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Humans ‘eating megafauna to extinction’ - study
Researchers said minimising the direct killing of megafauna must be a priority.
Research explores impact of human activity on largest vertebrates 

New research suggests the biggest threat facing the world’s largest vertebrates, or megafauna, is being killed for human consumption of meat or body parts.

A study led by researchers from Oregon State University found 70 per cent of megafauna species are declining, while 59 per cent are threatened with extinction. Direct harvesting for meat and body parts poses a threat to 98 per cent of these species.

Researchers looked at the impact of human activities on six classes of megafauna: mammals, ray-finned fish, cartilaginous fish, amphibians, birds and reptiles.

Writing in the journal Conservation Letters, they said: ‘Our results suggest that we are in the process of eating the world’s megafauna to extinction’.

Species are hunted for meat for human consumption or body parts to be used as trophies or in Asian traditional medicine. Other species may be targeted for feathers, leather or egg collection.

Unintentional killing is also a cause of much mortality, as animals are caught as bycatch in gill net, trawls or longlines in aquatic systems.

On average, megafauna are 2.75 times more likely to be threatened with extinction than other vertebrate species assessed by the International Union for Conservation of Nature (IUCN). In other words, seven out of 10 megafauna species will suffer further population declines in the near future, while three in five could go extinct.

Nine species became extinct between the 1760s and 2012 as a result of excessive hunting, or a combination of hunting and habitat degradation.

Researchers said minimising the direct killing of megafauna must be a priority. They recommended informing the public through educational campaigns and celebrity input to reduce demand, alongside legislation to limit collection and trade. A large group of nations must take urgent and coordinated action, they added.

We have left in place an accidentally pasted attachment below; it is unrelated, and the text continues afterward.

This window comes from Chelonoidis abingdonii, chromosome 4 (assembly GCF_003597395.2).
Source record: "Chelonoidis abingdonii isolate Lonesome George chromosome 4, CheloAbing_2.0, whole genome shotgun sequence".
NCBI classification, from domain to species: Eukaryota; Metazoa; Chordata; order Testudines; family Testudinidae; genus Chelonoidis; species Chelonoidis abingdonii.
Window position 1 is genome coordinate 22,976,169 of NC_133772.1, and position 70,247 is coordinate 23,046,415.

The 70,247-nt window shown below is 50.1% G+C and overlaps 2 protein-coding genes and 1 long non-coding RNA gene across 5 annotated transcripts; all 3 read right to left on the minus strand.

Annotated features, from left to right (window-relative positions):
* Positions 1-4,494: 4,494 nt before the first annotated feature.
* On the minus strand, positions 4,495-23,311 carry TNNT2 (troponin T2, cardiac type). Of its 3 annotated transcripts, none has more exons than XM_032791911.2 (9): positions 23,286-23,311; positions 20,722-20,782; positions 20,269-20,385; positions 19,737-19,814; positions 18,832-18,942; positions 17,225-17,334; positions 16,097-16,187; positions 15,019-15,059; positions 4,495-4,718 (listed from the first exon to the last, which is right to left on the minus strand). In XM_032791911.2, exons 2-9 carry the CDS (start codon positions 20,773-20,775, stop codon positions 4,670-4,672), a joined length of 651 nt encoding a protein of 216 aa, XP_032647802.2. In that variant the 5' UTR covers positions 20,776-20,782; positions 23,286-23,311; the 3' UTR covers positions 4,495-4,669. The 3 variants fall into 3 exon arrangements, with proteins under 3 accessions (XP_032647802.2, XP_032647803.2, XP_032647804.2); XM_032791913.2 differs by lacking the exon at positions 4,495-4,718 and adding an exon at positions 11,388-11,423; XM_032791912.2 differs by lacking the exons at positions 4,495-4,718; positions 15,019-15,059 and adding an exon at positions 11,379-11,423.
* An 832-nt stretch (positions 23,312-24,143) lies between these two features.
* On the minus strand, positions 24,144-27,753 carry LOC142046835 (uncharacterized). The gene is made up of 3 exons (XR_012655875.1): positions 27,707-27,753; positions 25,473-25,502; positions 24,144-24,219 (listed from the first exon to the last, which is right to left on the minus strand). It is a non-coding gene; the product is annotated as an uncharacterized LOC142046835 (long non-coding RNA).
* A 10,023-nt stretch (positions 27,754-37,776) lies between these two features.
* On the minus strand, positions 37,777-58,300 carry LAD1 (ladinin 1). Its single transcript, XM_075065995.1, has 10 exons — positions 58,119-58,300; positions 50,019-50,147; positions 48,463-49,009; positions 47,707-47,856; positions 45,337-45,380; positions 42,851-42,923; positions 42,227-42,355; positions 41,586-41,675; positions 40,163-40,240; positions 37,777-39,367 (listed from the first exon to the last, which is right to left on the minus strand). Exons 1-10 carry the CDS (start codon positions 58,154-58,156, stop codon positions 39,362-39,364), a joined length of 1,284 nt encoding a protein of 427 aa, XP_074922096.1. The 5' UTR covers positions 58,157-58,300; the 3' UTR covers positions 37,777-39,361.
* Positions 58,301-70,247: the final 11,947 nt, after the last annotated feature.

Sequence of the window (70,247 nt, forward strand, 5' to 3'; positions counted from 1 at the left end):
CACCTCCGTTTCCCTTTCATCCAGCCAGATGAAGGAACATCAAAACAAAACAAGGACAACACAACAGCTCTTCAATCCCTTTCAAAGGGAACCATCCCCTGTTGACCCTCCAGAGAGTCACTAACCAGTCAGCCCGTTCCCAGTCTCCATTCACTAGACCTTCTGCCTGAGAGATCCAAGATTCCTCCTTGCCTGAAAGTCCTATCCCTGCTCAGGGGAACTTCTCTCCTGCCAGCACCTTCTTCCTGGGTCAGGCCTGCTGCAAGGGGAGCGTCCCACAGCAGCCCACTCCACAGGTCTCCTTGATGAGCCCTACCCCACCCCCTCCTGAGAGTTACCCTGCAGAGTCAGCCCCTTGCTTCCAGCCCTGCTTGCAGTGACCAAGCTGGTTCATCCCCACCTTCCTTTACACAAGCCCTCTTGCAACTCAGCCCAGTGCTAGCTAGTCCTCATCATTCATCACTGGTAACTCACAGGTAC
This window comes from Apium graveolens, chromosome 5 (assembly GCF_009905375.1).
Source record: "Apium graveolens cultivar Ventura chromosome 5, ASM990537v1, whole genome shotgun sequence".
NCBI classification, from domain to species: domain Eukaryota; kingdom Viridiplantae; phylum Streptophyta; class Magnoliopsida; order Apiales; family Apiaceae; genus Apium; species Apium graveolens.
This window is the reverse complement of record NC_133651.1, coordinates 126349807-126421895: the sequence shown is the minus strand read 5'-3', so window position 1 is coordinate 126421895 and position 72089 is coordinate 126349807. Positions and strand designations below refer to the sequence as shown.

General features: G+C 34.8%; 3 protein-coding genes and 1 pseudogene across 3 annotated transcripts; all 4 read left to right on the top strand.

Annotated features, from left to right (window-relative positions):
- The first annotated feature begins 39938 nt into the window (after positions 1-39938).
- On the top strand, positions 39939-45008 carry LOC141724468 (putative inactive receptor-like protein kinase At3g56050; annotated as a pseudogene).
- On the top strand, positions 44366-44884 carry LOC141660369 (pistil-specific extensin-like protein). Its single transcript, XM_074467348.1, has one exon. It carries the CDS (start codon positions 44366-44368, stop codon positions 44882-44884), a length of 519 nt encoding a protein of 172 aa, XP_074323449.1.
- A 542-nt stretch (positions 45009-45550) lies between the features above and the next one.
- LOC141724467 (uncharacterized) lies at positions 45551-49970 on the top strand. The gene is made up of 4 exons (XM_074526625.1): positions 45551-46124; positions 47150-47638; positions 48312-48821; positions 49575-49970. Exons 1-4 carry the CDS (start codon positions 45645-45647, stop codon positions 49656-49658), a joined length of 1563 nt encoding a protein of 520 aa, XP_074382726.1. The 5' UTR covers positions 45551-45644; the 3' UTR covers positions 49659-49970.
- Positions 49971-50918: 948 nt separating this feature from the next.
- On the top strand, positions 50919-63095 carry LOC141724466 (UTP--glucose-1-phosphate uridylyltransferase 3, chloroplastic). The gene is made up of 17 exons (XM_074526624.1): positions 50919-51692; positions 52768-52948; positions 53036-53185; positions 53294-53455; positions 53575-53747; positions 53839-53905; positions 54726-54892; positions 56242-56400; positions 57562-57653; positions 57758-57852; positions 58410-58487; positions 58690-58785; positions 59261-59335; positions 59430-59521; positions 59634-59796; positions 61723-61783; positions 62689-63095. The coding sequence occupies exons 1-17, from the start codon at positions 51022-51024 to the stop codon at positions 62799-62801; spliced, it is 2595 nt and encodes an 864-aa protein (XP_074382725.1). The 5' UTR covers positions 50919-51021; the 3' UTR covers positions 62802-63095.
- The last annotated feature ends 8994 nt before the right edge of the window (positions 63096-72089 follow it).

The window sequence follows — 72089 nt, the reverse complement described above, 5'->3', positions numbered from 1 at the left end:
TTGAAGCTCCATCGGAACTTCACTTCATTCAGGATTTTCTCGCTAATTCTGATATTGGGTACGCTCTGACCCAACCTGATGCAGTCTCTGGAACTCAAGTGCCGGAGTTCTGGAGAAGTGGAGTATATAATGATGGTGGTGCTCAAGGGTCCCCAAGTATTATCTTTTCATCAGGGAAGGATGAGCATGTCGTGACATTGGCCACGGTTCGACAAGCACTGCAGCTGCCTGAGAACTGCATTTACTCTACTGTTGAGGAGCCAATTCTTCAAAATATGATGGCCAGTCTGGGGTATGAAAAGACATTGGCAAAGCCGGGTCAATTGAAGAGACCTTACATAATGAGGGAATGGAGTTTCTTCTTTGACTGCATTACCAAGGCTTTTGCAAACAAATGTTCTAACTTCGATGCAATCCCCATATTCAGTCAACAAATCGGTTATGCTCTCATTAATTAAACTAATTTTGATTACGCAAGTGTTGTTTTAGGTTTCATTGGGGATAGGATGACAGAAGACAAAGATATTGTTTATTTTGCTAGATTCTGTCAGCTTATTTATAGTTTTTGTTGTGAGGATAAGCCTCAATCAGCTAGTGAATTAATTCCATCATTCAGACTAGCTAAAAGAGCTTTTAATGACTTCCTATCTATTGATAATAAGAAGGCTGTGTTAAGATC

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Endangered turtles rescued from smugglers

News Story 1
 A group of endangered turtles have found a new home at London Zoo after being rescued from smugglers.

The four big-headed turtles arrived at the zoo at the end of last year, after smugglers tried to illegally import them to Canada, labelled as toys.

One of the turtles, named Lady Triệu after a Vietnamese warrioress, has moved to a new exhibit in the zoo’s reptile house. She is the only one of her kind in a UK zoo.

Big-headed turtles have such large heads that they cannot pull them back into their shells. To compensate, they have armour plating from head to tail and a very sharp beak to fend off predators. They are ranked number 18 on ZSL’s EDGE of Existence reptile list, which puts threatened species at the forefront of conservation action. Image © ZSL  

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Professor Abdul Rahman announced as keynote speaker for BVA Members’ Day 2019

Celebrated Indian vet and parasitologist Professor Abdul Rahman is set to deliver the keynote speech at BVA Members’ Day 2019.

Professor Rahman will present his insights into the human behaviour challenges of controlling zoonotic disease in his talk: ‘A One Health approach to rabies elimination in Asia’. The talk will outline efforts to gain political support for dog vaccination programmes in China, as well as the need for a collaborative approach between vets, public health, livestock and animal welfare agencies.

The event takes place on Thursday, 19 September at Brangwyn Hall, Swansea. Tickets are free but must be reserved through the BVA website as places are limited.